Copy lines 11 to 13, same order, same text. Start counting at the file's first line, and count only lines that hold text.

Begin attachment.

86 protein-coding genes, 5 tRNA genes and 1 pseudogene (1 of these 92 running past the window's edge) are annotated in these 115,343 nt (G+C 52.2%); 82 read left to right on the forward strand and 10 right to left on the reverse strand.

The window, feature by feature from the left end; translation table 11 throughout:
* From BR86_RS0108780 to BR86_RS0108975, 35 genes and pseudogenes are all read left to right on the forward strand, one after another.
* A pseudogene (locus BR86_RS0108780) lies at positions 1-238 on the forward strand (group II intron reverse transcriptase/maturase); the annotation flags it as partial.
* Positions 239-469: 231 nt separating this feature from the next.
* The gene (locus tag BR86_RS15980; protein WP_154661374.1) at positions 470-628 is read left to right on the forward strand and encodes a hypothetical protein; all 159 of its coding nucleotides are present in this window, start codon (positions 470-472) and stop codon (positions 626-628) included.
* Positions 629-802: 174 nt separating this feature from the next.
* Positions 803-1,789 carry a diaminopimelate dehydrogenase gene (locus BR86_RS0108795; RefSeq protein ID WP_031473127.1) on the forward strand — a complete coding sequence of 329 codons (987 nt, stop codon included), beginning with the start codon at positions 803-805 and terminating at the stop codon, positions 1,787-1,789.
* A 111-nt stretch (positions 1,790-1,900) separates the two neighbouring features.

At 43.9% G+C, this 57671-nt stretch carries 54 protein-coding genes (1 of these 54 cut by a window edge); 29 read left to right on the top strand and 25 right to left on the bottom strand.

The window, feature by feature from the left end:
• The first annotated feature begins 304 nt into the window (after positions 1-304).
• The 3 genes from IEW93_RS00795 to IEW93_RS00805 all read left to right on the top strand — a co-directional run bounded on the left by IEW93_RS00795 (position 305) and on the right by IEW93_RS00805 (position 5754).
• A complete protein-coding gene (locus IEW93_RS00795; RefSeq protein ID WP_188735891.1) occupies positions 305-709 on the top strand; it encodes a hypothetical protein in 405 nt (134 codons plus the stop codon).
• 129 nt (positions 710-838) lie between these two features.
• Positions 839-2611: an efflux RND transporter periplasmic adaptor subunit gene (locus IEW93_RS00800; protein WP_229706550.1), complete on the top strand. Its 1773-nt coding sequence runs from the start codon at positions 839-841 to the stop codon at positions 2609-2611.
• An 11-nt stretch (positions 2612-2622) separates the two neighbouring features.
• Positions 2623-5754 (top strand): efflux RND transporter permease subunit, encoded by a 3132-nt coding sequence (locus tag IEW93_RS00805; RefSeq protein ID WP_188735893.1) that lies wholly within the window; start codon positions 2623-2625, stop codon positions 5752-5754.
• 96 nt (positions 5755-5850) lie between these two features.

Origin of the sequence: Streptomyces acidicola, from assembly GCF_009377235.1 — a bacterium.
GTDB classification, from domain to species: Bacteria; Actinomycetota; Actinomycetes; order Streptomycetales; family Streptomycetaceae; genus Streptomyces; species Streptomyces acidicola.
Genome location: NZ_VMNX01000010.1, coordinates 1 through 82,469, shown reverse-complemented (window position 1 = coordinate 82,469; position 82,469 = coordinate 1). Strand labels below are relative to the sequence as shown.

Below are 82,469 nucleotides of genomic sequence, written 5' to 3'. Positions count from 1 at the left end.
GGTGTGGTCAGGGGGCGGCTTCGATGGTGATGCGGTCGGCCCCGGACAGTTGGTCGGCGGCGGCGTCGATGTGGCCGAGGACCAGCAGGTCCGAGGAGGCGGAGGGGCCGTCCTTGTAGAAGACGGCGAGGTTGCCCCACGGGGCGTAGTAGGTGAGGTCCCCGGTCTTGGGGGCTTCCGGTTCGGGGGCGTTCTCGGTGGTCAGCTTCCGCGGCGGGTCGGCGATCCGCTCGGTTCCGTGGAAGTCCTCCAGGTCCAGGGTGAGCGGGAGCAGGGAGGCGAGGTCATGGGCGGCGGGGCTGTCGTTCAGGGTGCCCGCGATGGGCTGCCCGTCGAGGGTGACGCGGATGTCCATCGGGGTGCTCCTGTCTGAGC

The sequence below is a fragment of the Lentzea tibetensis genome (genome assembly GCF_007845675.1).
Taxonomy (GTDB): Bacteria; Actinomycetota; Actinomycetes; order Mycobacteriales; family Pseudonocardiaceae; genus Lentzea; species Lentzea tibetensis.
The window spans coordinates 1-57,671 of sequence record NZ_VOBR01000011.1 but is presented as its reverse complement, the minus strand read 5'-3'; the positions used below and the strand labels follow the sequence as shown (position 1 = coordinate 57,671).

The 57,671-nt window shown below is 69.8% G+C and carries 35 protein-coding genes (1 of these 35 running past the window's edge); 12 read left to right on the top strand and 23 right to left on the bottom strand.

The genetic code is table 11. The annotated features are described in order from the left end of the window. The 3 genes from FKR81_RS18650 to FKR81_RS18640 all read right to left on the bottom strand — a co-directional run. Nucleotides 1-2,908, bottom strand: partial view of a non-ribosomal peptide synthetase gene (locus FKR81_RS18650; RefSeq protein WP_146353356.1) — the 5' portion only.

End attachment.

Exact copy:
The window, feature by feature from the left end:
• The first annotated feature begins 304 nt into the window (after positions 1-304).
• The 3 genes from IEW93_RS00795 to IEW93_RS00805 all read left to right on the top strand — a co-directional run bounded on the left by IEW93_RS00795 (position 305) and on the right by IEW93_RS00805 (position 5754).